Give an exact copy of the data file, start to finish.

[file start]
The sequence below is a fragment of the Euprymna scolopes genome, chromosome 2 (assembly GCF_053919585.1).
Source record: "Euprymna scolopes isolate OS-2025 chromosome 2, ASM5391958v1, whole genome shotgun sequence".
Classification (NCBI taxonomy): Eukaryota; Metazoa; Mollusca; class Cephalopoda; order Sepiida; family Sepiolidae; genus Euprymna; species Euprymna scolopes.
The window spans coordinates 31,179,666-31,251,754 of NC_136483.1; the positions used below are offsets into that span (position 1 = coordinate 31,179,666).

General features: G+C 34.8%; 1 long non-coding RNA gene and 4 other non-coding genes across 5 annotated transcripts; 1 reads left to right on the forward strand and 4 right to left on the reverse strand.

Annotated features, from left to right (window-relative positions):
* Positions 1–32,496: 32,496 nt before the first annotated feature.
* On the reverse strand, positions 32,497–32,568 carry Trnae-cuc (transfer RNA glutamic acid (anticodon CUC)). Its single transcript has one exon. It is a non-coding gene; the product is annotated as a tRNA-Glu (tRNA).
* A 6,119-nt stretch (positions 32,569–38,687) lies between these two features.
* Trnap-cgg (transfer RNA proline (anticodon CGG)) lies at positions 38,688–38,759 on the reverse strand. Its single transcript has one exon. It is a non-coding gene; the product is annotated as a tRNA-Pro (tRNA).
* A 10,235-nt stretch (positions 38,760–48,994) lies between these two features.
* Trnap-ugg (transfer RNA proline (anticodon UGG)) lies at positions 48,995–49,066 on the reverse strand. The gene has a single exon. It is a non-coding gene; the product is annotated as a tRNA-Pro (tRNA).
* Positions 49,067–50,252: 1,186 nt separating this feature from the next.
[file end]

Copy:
The sequence below is a fragment of the Euprymna scolopes genome, chromosome 2 (assembly GCF_053919585.1).
Source record: "Euprymna scolopes isolate OS-2025 chromosome 2, ASM5391958v1, whole genome shotgun sequence".
Classification (NCBI taxonomy): Eukaryota; Metazoa; Mollusca; class Cephalopoda; order Sepiida; family Sepiolidae; genus Euprymna; species Euprymna scolopes.
The window spans coordinates 31,179,666-31,251,754 of NC_136483.1; the positions used below are offsets into that span (position 1 = coordinate 31,179,666).

General features: G+C 34.8%; 1 long non-coding RNA gene and 4 other non-coding genes across 5 annotated transcripts; 1 reads left to right on the forward strand and 4 right to left on the reverse strand.

Annotated features, from left to right (window-relative positions):
* Positions 1–32,496: 32,496 nt before the first annotated feature.
* On the reverse strand, positions 32,497–32,568 carry Trnae-cuc (transfer RNA glutamic acid (anticodon CUC)). Its single transcript has one exon. It is a non-coding gene; the product is annotated as a tRNA-Glu (tRNA).
* A 6,119-nt stretch (positions 32,569–38,687) lies between these two features.
* Trnap-cgg (transfer RNA proline (anticodon CGG)) lies at positions 38,688–38,759 on the reverse strand. Its single transcript has one exon. It is a non-coding gene; the product is annotated as a tRNA-Pro (tRNA).
* A 10,235-nt stretch (positions 38,760–48,994) lies between these two features.
* Trnap-ugg (transfer RNA proline (anticodon UGG)) lies at positions 48,995–49,066 on the reverse strand. The gene has a single exon. It is a non-coding gene; the product is annotated as a tRNA-Pro (tRNA).
* Positions 49,067–50,252: 1,186 nt separating this feature from the next.